SH: Do not let stereotypes stop you from doing something that you enjoy.

KM: Go for it. The field is extremely varied and opens you up to so much opportunity. It can be very challenging at times. However, don't be afraid to keep pushing yourself and step out of your comfort zone.

AME: You're not going to be alone. More female engineers will be waiting for you to join us. The power to change the world and society can remain within us while pursuing our dreams, believe in ourselves and let's build a better future together. Let's engineer a better society and a better world!

OM: I would say to anyone considering a career in engineering to go for it. It's a great profession with such varied opportunities and can take you to all sorts of places. I would advise them to try and get practical experience if they can before they go to university or during their degree course as experience is really where the learning is.

I would also say don't be afraid to ask questions. It can be intimidating at times, especially if you're the only woman in the room. But often, when you ask the question, most people say they were wondering the same thing. And sometimes, asking questions is what triggers new ideas and thinking about a problem.

How can society help more women in engineering?

CM: Women are entering into engineering at a high rate and society is more accepting of women, so embrace that. There are many empowering groups and blogs and I encourage women to participate in the group that best suits them and find a mentor.

AMa: Break prejudices and avoid thinking that social norms are different for women and men. Science and technology are for everyone.

OM: We need to facilitate for women. Toilets and PPE are the most common challenge we face. When I went to university, the engineering block had ladies' toilets on three out of ten floors. Unfortunately, more often than not, when you go to the site, there will be no ladies toilets.

PPE tends to consider men rather than women. So often, we end up on-site wearing oversized clothing.

Engineering companies also need to consider the maternity packages they offer. They often overlook it because it affects such a minority of staff. Other industries where women are better represented tend to offer more attractive packages. It can be an easy win for an employer and a good way to attract talent.

SH: Society as a whole can ensure that the same opportunities are made available to all.


  • Change everyone's perspective, discarding the idea that women are only suited to some careers and understand that there is no such thing as careers for women only and men only
  • Creating safer working environments
  • Creating an environment of equity through gender equity workshops in workplaces, schools, universities
  • Listen to women in engineering when they raise their voice on a topic
  • More visibility of women in these fields through science books, history books, talks and seminars.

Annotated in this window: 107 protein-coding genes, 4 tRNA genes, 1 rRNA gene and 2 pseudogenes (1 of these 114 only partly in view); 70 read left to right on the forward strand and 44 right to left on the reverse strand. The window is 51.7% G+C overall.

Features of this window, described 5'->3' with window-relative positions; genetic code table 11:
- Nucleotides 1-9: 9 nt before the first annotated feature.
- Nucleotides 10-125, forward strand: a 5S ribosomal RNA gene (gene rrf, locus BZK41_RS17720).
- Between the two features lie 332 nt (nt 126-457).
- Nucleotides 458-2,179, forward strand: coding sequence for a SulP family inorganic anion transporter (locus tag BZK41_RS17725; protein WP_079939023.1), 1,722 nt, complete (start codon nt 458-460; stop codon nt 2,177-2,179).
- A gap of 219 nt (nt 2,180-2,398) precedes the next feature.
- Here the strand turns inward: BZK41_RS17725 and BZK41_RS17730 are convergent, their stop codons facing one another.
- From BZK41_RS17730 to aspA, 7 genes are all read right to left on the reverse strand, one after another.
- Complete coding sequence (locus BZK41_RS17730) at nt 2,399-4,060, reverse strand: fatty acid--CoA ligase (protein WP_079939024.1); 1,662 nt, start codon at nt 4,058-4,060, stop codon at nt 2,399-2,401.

• Hold more workshops for STEM areas and a 50-50 gender quota where girls can work within a safe environment.

KM: I feel like women need to be encouraged at a younger age. Often when women are specifically encouraged, it isn't until they are towards the end of high school. From my own experience, I hadn't been aware of engineering until I was applying to university. By this age, most women have an idea of what they want to do and aren't aware that engineering is an option.

What three things will you do to encourage more women to work in engineering?

KM: To encourage women to work in engineering, I can share my own positive experience.


  • Continue raising my voice, making women more visible, talking about issues, and solving them together
  • Participate in giving workshops about the importance of women in engineering
  • Continue sharing positive and realistic experiences of becoming the best engineers we can


  • I would encourage women that are strong and enjoy Math to pursue engineering
  • Have fun with every challenge: I see them as puzzles and putting together all the pieces
  • Don't be afraid to succeed


  • Keep loving what you do
  • Avoid prejudice
  • Value everyone equally, women and men, no matter what they choose to be

OM: Well, taking part in this blog is one!

We need to present it as an option to young girls much earlier in their education. When I spend time with my nieces and nephew and friends' kids, I often ask them what they want to do when they grow up and talk to them about engineering. My niece has the "Rosie Revere, Engineer" book and dressed up as an engineer for world book day. It was a very proud moment for me.

I'm also available to any of the women coming up that need advice or help in their career. Being a woman in engineering is not without challenges, but the rewards are greater and worth it.


  • Ensure a common career progression
  • Ensure common pay scale
  • I will continue to encourage those within the business into technical and mentoring roles. I will also ensure I encourage all in life, such as my daughter, who has an interest in civil engineering


  • Always interview different profiles for a position (diverse backgrounds, race, gender. etc.)
  • Support and share success stories about women in engineering (this web series from my engineering school in France is a great example)
  • Encourage girls and women to take that road and make them enthusiastic about it. As I repeat to my daughter every day, engineering is not only for men and boys.

By: Will Stone
Date: 23 June 2021